Neonatal Morbidities in Infants Born Late Preterm at 35-36 Weeks of Gestation

Preterm infants, born at 35-36 weeks, are often admitted to a level I unit (well-newborn maternity wards). However, they may still be physiologically immature.

Infants born late preterm have a higher risk of neonatal mortality than their term (37-41 weeks) counterparts. Additionally, they also have a higher risk of neonatal morbidity, with an increased health care burden. This risk in infants born at 35-36 weeks compared with term infants is yet to be studied briefly on a national population level.

A recent study assessed the risk for neonatal morbidities among infants born late preterm at 35-36 gestational weeks, early term (37-38 weeks), and late-term (41 weeks) infants, compared with full-term (39-40 weeks) infants.

This nationwide population-based cohort study was carried out in 1,650,450 non-malformed liveborn singleton infants born at 35-41 weeks between 1998 and 2016 in Sweden. The relative risks for low Apgar score (0-3) at 5 minutes; respiratory, metabolic, infectious, and neurologic morbidities; and severe neonatal morbidity (composite outcome) were adjusted for maternal, pregnancy, delivery, and infant characteristics.

The results were as follows-

  • Infants born at 35-36 weeks showed higher adjusted relative risks and proportions for metabolic morbidity, respiratory morbidity, severe neonatal morbidity, infectious morbidity, neurologic morbidity, and a low Apgar score, than the infants born at 39-40 weeks.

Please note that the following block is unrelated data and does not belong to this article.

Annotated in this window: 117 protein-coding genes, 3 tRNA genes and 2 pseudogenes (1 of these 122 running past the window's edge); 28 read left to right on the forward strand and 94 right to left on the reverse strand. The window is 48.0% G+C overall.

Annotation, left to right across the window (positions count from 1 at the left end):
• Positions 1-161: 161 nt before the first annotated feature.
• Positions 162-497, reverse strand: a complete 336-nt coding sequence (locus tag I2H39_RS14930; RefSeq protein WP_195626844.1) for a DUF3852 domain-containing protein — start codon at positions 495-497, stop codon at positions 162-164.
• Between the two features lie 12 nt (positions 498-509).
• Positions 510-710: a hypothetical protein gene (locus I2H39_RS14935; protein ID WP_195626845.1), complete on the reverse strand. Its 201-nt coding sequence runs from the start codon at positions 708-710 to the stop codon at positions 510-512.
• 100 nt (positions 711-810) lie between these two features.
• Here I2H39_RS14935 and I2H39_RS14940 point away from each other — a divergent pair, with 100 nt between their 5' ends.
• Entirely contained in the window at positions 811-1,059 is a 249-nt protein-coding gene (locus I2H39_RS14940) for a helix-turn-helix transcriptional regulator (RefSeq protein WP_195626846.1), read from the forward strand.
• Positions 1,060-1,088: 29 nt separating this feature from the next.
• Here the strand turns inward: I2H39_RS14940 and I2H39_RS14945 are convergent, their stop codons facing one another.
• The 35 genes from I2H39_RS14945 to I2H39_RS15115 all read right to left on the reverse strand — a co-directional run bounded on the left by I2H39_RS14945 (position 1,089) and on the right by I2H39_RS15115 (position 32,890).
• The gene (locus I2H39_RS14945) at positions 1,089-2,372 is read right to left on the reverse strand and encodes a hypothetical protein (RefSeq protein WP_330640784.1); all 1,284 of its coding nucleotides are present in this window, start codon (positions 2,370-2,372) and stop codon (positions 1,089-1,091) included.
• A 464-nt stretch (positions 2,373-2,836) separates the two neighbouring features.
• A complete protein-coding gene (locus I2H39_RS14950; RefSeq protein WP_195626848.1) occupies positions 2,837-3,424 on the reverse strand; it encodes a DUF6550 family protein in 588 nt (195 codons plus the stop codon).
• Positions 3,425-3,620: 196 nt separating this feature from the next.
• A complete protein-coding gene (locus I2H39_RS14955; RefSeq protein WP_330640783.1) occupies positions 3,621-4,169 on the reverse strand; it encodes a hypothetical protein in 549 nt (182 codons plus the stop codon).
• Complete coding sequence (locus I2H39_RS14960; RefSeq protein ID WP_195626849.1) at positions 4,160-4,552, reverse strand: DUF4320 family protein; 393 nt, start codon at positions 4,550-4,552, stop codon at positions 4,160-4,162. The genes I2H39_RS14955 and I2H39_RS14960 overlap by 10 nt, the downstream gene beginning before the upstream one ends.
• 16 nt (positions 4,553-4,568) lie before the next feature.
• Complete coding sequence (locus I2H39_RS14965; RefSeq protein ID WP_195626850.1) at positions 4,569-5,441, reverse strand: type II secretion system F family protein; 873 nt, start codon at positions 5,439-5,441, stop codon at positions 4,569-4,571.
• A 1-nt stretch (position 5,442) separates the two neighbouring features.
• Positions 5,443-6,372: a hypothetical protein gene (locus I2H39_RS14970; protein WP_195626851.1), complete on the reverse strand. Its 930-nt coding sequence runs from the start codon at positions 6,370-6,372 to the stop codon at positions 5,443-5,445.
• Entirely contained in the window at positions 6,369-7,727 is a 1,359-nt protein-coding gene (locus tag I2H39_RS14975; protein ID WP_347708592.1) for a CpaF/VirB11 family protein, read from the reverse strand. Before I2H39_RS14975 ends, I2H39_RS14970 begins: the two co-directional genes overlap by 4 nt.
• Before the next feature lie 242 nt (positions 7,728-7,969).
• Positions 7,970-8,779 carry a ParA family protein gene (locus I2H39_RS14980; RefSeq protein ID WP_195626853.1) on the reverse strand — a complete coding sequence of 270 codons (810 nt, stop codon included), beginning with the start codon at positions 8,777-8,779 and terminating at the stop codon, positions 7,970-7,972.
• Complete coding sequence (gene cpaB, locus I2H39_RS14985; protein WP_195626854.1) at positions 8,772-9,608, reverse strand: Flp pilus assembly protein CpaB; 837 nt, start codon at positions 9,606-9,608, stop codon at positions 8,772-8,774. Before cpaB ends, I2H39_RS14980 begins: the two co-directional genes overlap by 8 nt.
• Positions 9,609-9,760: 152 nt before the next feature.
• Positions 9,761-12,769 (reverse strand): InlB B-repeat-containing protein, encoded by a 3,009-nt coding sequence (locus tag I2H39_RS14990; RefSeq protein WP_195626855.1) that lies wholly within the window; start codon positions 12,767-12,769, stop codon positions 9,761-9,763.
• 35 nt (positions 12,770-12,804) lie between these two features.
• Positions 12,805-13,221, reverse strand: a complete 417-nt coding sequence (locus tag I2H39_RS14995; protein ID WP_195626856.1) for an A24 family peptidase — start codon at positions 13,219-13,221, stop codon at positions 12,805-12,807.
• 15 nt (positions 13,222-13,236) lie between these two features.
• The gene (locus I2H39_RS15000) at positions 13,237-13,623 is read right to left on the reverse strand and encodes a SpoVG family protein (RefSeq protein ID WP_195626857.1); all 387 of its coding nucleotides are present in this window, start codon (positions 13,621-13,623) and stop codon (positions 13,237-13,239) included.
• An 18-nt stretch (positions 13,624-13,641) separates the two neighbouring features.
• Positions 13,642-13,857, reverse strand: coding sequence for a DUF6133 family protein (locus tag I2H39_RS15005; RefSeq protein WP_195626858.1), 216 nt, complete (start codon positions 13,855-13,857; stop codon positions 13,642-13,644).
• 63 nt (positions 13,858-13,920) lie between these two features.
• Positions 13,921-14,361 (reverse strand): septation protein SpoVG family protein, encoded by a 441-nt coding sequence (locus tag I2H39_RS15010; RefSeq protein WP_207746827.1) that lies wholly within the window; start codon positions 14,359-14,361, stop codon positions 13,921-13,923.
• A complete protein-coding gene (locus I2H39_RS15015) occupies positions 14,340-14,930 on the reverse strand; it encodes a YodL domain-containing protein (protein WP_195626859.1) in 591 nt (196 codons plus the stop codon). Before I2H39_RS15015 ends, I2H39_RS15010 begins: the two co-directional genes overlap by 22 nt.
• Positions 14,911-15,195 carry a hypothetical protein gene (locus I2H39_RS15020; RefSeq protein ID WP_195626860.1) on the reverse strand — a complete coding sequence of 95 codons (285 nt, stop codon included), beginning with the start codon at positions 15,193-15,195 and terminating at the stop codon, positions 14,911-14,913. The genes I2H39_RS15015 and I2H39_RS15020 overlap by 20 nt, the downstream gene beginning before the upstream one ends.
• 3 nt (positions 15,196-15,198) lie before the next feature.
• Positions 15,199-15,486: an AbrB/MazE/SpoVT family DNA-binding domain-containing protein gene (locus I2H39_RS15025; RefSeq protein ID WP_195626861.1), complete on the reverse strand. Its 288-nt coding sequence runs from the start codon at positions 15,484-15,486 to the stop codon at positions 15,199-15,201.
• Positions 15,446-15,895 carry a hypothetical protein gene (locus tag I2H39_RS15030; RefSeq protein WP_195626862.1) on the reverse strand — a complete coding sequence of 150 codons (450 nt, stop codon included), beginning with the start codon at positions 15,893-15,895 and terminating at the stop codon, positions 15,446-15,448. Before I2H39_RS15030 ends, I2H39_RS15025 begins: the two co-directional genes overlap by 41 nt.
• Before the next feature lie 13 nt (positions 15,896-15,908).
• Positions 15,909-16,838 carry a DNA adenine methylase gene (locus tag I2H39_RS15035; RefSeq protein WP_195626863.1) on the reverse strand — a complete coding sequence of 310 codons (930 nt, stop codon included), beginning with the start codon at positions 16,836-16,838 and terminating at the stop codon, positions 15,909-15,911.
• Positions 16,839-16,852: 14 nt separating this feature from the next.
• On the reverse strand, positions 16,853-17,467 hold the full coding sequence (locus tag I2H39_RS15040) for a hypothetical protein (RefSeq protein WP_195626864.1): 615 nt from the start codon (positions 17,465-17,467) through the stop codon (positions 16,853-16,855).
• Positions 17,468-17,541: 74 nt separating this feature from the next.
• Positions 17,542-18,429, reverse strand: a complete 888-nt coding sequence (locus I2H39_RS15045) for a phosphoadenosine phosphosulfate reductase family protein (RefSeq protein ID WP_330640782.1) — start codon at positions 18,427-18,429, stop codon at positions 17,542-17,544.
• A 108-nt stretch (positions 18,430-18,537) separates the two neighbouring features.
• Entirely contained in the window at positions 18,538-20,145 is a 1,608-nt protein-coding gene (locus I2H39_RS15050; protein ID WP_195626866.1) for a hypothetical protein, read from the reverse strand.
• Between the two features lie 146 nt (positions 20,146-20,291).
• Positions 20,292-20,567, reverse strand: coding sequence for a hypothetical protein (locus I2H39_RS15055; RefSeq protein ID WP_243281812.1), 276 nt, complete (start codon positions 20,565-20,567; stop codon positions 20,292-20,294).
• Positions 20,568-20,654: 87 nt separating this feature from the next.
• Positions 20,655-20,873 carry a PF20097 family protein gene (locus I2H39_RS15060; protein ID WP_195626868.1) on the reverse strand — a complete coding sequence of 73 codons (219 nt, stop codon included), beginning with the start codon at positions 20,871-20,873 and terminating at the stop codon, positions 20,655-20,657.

• The risks for respiratory, severe neonatal morbidity, infectious, neurologic morbidities, and low Apgar score were found to be greatest at 35 weeks, which slowly decreased until 39 weeks, and then further increased during 39-41 weeks.

Thus, infants born late preterm at 35-36 weeks of gestation possess a greater risk of neonatal morbidities, however, the absolute risks for severe neonatal morbidities are low. Hence there is a need of preventing late preterm delivery to decrease the burden of neonatal morbidity and help professionals and families with a better risk assessment.

Source: Mitha A, Chen R, Altman M, Johansson S, Stephansson O, Bolk J. Neonatal Morbidities in Infants Born Late Preterm at 35-36 Weeks of Gestation: A Swedish Nationwide Population-based Study. The Journal of Pediatrics. 2021;233:43-50. DOI:

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